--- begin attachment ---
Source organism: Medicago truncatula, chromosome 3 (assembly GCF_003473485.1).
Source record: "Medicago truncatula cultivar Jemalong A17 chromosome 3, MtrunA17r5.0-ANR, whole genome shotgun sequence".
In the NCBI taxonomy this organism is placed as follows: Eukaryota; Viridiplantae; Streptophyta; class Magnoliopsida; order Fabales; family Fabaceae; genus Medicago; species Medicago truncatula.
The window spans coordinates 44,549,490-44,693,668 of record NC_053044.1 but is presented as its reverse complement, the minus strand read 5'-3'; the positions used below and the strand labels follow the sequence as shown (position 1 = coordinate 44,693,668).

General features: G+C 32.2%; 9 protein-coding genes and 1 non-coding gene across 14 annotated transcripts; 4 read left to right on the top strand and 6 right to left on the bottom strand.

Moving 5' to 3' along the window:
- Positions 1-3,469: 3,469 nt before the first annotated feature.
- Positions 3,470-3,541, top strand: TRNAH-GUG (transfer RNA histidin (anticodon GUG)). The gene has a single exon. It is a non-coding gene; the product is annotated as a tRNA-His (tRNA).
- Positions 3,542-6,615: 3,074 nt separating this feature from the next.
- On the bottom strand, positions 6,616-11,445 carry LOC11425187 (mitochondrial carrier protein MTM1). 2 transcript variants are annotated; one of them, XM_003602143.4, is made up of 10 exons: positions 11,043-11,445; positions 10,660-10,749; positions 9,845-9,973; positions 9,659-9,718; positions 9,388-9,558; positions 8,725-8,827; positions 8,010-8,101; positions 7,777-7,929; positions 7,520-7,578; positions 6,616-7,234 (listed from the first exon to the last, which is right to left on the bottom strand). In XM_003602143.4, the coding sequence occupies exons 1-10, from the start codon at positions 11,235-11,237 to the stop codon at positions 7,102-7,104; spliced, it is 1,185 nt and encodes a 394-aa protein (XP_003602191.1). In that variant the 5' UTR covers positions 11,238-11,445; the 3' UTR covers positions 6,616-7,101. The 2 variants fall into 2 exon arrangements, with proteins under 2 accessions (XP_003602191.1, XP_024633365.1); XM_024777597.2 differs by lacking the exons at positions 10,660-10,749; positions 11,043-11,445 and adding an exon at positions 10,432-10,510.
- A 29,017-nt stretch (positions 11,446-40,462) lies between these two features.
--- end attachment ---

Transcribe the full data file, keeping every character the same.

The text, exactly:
Source organism: Medicago truncatula, chromosome 3 (assembly GCF_003473485.1).
Source record: "Medicago truncatula cultivar Jemalong A17 chromosome 3, MtrunA17r5.0-ANR, whole genome shotgun sequence".
In the NCBI taxonomy this organism is placed as follows: Eukaryota; Viridiplantae; Streptophyta; class Magnoliopsida; order Fabales; family Fabaceae; genus Medicago; species Medicago truncatula.
The window spans coordinates 44,549,490-44,693,668 of record NC_053044.1 but is presented as its reverse complement, the minus strand read 5'-3'; the positions used below and the strand labels follow the sequence as shown (position 1 = coordinate 44,693,668).

General features: G+C 32.2%; 9 protein-coding genes and 1 non-coding gene across 14 annotated transcripts; 4 read left to right on the top strand and 6 right to left on the bottom strand.

Moving 5' to 3' along the window:
- Positions 1-3,469: 3,469 nt before the first annotated feature.
- Positions 3,470-3,541, top strand: TRNAH-GUG (transfer RNA histidin (anticodon GUG)). The gene has a single exon. It is a non-coding gene; the product is annotated as a tRNA-His (tRNA).
- Positions 3,542-6,615: 3,074 nt separating this feature from the next.
- On the bottom strand, positions 6,616-11,445 carry LOC11425187 (mitochondrial carrier protein MTM1). 2 transcript variants are annotated; one of them, XM_003602143.4, is made up of 10 exons: positions 11,043-11,445; positions 10,660-10,749; positions 9,845-9,973; positions 9,659-9,718; positions 9,388-9,558; positions 8,725-8,827; positions 8,010-8,101; positions 7,777-7,929; positions 7,520-7,578; positions 6,616-7,234 (listed from the first exon to the last, which is right to left on the bottom strand). In XM_003602143.4, the coding sequence occupies exons 1-10, from the start codon at positions 11,235-11,237 to the stop codon at positions 7,102-7,104; spliced, it is 1,185 nt and encodes a 394-aa protein (XP_003602191.1). In that variant the 5' UTR covers positions 11,238-11,445; the 3' UTR covers positions 6,616-7,101. The 2 variants fall into 2 exon arrangements, with proteins under 2 accessions (XP_003602191.1, XP_024633365.1); XM_024777597.2 differs by lacking the exons at positions 10,660-10,749; positions 11,043-11,445 and adding an exon at positions 10,432-10,510.
- A 29,017-nt stretch (positions 11,446-40,462) lies between these two features.